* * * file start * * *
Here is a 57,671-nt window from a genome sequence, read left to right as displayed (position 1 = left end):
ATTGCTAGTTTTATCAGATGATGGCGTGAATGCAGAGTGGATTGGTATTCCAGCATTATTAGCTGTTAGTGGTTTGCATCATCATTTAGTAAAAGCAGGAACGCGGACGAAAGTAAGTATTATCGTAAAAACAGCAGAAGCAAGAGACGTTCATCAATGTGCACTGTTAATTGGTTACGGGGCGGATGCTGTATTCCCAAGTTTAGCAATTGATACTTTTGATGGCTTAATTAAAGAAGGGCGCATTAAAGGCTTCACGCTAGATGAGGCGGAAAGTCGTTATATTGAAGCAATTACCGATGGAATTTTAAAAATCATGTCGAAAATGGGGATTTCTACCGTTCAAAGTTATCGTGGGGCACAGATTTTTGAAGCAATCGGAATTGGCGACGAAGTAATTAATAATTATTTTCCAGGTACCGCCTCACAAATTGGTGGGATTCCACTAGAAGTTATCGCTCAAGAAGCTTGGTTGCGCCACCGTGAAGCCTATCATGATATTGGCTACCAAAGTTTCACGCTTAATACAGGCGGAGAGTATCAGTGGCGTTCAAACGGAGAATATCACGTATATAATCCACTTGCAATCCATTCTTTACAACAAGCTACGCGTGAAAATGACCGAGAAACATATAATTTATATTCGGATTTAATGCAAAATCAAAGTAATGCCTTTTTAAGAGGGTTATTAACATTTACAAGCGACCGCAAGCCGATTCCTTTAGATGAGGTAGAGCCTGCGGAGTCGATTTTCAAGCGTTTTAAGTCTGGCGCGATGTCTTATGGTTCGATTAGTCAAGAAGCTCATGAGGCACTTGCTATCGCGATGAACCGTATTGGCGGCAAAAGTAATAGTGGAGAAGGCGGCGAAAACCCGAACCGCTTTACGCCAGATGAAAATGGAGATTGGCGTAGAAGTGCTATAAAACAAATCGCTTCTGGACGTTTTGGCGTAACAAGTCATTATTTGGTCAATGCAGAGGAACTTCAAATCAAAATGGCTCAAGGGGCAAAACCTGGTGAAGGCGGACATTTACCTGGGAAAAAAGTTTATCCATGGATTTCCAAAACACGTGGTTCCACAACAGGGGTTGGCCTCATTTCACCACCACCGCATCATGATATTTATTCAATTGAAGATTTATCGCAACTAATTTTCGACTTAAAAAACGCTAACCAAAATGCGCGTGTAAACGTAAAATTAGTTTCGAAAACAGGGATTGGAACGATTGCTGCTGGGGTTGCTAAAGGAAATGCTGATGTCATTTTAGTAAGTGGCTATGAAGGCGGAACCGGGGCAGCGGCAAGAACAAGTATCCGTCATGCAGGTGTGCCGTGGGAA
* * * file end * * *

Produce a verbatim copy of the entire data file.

Here is a 57,671-nt window from a genome sequence, read left to right as displayed (position 1 = left end):
ATTGCTAGTTTTATCAGATGATGGCGTGAATGCAGAGTGGATTGGTATTCCAGCATTATTAGCTGTTAGTGGTTTGCATCATCATTTAGTAAAAGCAGGAACGCGGACGAAAGTAAGTATTATCGTAAAAACAGCAGAAGCAAGAGACGTTCATCAATGTGCACTGTTAATTGGTTACGGGGCGGATGCTGTATTCCCAAGTTTAGCAATTGATACTTTTGATGGCTTAATTAAAGAAGGGCGCATTAAAGGCTTCACGCTAGATGAGGCGGAAAGTCGTTATATTGAAGCAATTACCGATGGAATTTTAAAAATCATGTCGAAAATGGGGATTTCTACCGTTCAAAGTTATCGTGGGGCACAGATTTTTGAAGCAATCGGAATTGGCGACGAAGTAATTAATAATTATTTTCCAGGTACCGCCTCACAAATTGGTGGGATTCCACTAGAAGTTATCGCTCAAGAAGCTTGGTTGCGCCACCGTGAAGCCTATCATGATATTGGCTACCAAAGTTTCACGCTTAATACAGGCGGAGAGTATCAGTGGCGTTCAAACGGAGAATATCACGTATATAATCCACTTGCAATCCATTCTTTACAACAAGCTACGCGTGAAAATGACCGAGAAACATATAATTTATATTCGGATTTAATGCAAAATCAAAGTAATGCCTTTTTAAGAGGGTTATTAACATTTACAAGCGACCGCAAGCCGATTCCTTTAGATGAGGTAGAGCCTGCGGAGTCGATTTTCAAGCGTTTTAAGTCTGGCGCGATGTCTTATGGTTCGATTAGTCAAGAAGCTCATGAGGCACTTGCTATCGCGATGAACCGTATTGGCGGCAAAAGTAATAGTGGAGAAGGCGGCGAAAACCCGAACCGCTTTACGCCAGATGAAAATGGAGATTGGCGTAGAAGTGCTATAAAACAAATCGCTTCTGGACGTTTTGGCGTAACAAGTCATTATTTGGTCAATGCAGAGGAACTTCAAATCAAAATGGCTCAAGGGGCAAAACCTGGTGAAGGCGGACATTTACCTGGGAAAAAAGTTTATCCATGGATTTCCAAAACACGTGGTTCCACAACAGGGGTTGGCCTCATTTCACCACCACCGCATCATGATATTTATTCAATTGAAGATTTATCGCAACTAATTTTCGACTTAAAAAACGCTAACCAAAATGCGCGTGTAAACGTAAAATTAGTTTCGAAAACAGGGATTGGAACGATTGCTGCTGGGGTTGCTAAAGGAAATGCTGATGTCATTTTAGTAAGTGGCTATGAAGGCGGAACCGGGGCAGCGGCAAGAACAAGTATCCGTCATGCAGGTGTGCCGTGGGAA